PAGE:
When asked how they respond to criticism and skepticism, JUUL said they try to be as transparent as possible. They strive to execute “ethical and responsible marketing practices.”
“To be clear, nicotine is highly addictive, and not risk free. People who do not already use nicotine should not start using nicotine. Smokers should first and foremost quit. If they can’t or won’t quit, they should completely switch to less harmful nicotine products. Underage people should not use or have access to Electronic Nicotine Delivery Systems (ENDS),” said a slide that JUUL presented in Congress.
After this, JUUL presented scientific evidence that switching from traditional cigarettes to ENDS leads to less harm on the body – such as better blood nicotine levels, reduction in harmful chemicals, and improved vascular health. But there were no slides that showed the inherent harmful effects that may occur due to vaping a JUUL product.
JUUL distances itself from the cases of e-cigarette or vaping lung injuries (Evali) in the US due to the large number of cases being linked to vapes with chemicals such as vitamin E acetate and tetrahydrocannabinol – the main psychoactive compound in marijuana. JUUL often reminds the public that their pods have neither of these chemicals. JUUL claims its 5 ingredients – nicotine, propylene glycol, glycerine, benzoic acid, and flavorings – are pharmaceutical and food grade.
But so is vitamin E acetate – it is registered as dl-Alpha Tocopheryl Acetate with the Philippine FDA. One may know vitamin E acetate as a yellow, soft gel dietary supplement that brings skin benefits. This vitamin inside an over-the-counter capsule is also the culprit behind possible lung injuries when inhaled. The FDA, however reminds consumers that just because something is safe to eat, it does not mean it is safe to inhale.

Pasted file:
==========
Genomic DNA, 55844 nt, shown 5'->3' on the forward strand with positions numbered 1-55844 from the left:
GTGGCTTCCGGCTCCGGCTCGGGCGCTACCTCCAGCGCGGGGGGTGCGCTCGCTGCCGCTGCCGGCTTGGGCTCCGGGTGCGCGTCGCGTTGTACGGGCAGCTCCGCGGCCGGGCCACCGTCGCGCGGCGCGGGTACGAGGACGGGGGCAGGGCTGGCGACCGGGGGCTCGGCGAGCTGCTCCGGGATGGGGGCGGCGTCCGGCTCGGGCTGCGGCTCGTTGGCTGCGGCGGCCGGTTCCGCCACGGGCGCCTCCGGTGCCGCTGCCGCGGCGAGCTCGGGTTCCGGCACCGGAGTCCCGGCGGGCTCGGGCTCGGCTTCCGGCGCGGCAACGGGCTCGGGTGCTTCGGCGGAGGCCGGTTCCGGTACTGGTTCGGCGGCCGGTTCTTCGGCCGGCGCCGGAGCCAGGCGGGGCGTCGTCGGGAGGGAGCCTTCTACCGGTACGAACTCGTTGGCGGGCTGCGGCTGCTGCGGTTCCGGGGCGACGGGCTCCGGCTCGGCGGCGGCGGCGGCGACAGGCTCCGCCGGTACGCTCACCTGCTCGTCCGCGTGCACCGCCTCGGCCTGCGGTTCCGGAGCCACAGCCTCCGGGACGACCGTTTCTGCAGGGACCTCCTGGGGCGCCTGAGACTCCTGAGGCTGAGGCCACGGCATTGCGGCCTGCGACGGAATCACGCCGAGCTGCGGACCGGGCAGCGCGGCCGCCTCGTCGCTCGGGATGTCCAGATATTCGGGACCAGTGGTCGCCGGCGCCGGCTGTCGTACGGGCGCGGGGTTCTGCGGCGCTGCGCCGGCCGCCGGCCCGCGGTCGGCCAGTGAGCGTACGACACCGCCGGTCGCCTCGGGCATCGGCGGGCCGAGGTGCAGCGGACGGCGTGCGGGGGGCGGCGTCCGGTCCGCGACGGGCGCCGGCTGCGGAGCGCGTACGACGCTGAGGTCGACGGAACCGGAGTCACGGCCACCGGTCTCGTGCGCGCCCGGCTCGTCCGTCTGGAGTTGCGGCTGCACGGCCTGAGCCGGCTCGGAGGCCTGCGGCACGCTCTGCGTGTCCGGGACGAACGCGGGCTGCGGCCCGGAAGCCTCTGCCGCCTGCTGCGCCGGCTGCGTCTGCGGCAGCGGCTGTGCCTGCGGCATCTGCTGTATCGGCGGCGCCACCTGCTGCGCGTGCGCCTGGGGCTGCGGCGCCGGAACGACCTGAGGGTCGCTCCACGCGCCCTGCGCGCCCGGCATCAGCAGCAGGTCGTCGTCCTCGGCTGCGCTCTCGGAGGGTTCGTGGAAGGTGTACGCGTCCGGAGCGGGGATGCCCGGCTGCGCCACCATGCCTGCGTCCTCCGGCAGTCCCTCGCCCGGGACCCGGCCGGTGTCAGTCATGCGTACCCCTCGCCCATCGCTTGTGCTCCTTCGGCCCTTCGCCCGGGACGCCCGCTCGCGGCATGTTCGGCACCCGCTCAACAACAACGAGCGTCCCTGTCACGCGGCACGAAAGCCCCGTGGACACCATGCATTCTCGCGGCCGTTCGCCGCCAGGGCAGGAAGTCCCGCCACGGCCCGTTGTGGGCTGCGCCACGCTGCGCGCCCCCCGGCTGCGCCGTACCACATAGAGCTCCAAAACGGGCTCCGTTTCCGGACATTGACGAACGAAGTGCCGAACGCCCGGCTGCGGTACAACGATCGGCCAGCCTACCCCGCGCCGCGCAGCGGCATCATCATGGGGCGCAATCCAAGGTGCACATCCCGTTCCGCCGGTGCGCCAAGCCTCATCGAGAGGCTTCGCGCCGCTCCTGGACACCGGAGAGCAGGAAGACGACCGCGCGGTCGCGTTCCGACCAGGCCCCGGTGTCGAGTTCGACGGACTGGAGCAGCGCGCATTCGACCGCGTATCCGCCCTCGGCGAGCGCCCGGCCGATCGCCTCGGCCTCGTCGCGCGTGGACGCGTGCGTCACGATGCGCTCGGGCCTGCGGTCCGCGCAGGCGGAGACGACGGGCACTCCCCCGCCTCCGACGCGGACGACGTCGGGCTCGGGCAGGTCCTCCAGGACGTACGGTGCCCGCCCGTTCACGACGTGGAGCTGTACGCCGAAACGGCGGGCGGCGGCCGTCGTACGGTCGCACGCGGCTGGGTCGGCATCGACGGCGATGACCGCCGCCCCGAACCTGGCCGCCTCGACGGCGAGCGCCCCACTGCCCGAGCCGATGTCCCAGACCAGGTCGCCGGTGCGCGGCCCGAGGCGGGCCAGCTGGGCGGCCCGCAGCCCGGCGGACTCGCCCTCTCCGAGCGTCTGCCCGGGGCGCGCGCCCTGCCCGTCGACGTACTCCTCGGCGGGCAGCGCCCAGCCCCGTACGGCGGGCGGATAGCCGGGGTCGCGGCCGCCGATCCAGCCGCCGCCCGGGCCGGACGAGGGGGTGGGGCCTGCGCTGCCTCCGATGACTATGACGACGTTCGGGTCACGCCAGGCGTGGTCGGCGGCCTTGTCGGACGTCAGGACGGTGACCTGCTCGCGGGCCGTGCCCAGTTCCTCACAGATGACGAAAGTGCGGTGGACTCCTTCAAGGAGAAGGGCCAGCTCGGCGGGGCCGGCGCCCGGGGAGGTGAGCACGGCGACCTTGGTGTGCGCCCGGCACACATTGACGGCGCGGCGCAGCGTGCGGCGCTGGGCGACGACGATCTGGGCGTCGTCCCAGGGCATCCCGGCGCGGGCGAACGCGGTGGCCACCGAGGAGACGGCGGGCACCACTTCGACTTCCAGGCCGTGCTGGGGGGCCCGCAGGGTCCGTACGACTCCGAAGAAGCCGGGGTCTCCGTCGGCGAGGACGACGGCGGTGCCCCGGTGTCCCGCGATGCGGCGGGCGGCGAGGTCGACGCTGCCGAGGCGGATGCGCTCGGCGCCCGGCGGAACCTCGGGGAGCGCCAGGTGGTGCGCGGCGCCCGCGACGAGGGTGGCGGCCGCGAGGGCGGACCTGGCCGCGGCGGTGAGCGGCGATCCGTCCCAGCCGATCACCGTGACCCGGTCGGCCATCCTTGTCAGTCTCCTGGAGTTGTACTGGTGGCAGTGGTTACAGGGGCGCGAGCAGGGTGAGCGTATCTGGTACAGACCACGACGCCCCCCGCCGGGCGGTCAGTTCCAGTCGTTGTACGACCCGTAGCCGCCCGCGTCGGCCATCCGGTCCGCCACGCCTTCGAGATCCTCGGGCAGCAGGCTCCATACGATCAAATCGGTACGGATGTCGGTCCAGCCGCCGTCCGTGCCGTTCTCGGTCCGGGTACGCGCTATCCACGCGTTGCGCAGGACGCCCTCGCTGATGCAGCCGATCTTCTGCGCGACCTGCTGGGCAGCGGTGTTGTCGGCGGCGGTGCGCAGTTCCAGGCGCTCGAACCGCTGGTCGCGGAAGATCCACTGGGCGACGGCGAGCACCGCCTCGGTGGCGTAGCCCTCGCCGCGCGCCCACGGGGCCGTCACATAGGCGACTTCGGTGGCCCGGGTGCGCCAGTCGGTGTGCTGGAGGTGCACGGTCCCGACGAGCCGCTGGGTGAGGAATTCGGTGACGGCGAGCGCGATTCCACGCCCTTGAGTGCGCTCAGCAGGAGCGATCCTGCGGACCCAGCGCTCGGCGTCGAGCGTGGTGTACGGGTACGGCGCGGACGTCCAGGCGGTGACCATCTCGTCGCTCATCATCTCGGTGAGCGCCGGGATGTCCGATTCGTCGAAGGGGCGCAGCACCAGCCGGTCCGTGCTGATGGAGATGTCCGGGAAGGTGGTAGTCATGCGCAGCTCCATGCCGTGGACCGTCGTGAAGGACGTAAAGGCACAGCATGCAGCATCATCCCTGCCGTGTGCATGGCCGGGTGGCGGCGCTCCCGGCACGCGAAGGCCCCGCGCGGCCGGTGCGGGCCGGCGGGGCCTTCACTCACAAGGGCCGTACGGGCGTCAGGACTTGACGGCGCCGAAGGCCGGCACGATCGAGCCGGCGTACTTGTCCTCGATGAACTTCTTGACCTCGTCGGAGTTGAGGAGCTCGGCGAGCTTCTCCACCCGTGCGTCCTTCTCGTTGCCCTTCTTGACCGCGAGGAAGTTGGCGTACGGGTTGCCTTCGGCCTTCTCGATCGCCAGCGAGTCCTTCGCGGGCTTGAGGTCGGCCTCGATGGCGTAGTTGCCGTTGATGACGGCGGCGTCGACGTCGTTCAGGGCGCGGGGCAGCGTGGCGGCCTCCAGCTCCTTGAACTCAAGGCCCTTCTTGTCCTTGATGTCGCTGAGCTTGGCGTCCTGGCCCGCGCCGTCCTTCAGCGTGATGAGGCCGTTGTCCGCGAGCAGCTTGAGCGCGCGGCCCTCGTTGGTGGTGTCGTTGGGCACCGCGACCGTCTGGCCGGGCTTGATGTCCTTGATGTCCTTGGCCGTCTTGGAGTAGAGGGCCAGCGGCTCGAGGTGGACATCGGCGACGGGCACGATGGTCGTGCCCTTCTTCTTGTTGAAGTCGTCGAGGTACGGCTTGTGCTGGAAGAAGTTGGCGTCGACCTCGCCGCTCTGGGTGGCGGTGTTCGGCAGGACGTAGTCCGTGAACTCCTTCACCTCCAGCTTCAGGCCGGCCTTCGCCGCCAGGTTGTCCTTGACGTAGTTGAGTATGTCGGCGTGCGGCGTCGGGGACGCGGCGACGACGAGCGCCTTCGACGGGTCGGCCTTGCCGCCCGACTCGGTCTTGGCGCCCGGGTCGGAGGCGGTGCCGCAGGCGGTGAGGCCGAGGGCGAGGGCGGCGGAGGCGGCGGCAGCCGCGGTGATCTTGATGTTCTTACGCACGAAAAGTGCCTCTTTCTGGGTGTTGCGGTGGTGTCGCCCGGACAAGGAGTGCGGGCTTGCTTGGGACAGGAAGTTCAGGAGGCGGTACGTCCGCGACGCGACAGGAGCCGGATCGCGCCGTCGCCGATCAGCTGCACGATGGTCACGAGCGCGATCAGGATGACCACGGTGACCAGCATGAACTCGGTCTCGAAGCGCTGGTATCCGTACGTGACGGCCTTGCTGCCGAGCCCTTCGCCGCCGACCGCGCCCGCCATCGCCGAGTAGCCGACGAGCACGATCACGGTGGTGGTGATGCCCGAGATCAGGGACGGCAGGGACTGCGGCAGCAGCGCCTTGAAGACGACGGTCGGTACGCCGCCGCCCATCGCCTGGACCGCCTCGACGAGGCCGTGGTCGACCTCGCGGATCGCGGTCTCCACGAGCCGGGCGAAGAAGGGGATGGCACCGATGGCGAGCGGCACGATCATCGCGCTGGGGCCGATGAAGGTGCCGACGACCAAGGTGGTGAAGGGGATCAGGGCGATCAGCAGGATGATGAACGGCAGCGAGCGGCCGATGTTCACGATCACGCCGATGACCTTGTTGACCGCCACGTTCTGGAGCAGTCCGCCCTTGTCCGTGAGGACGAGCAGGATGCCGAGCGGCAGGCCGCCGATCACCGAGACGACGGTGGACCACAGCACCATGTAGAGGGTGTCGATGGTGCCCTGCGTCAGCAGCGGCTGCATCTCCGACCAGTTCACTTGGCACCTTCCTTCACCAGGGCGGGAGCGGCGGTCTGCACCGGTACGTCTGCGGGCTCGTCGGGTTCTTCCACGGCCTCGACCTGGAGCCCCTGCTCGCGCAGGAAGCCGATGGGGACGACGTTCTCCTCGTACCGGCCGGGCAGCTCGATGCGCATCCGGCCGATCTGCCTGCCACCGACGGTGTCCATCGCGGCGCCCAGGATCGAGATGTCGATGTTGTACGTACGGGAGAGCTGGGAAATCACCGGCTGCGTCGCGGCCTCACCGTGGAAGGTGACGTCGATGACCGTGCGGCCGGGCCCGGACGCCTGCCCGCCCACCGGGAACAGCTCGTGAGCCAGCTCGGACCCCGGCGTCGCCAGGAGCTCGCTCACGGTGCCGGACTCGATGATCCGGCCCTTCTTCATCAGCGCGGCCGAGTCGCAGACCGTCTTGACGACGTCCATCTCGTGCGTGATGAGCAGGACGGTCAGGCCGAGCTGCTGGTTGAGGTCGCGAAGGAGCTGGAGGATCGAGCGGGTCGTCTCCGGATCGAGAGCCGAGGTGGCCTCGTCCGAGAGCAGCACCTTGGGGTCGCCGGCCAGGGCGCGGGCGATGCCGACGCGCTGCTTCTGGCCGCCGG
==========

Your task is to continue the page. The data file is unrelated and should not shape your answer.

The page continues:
JUUL also promises sincerity, and that they are far off from the deception of the tobacco industry of the past.
“We should not confuse [our message] with the messaging of the tobacco industry from the 1960s and 1970s – that was clearly false information, that was criminal activity, which had its own consequences,” said JUUL medical representative Kureishi during the January 28 hearing.
Garcia later reacted, saying in a message to Rappler: “How can [they] distance [themselves] from the tobacco industry when JUUL is [partly] owned by the Altria Group, one of the world’s largest producers and marketers of tobacco products? Are they just using ENDS as a strategy to test the market and extend their product’s life cycle?”
Prospects of regulation bill
As Congress currently tackles regulations for ENDS, lawmakers are generally divided – some still skeptical about the tobacco industry like Garcia, while others convinced by the contested data that ENDS are “95% less harmful” than cigarettes, including ENDS regulation bill author Ace Barbers and Deputy Speaker Rodante Marcoleta.
On February 13, the House technical working group approved a motion to revert the minimum age of buying vapes to 18. Garcia was the only dissenter.
JUUL declined to comment on the age revision since it has yet to be finalized. It reiterated its support for, and advanced compliance with RA 11467, which pegs e-cigarette access age at 21, and bans non-tobacco and non-menthol flavors.
Victor Dimagiba, former director of the Bureau of Trade Regulation and Consumer Protection and now president of advocacy group Laban Konsyumer, said it is always the consumers’ right to be informed about the true levels of harm of ENDS.
“The uncertainty on safety may cause injury to a number of consumers in the absence of a well-meaning information and education program,” he said. “The government should assist and educate users, and not the industry.”
Even without long-term studies on e-cigarettes, Garcia thinks it’s never too early to take preventive measures to prioritize health.
“I would rather be prudent like the more than 30 countries that have banned or restricted products until there is conclusive evidence on its safety. The right to health is and will always be above the right to trade,” he said. – with reports from The Bureau of Investigative Journalism/Rappler.com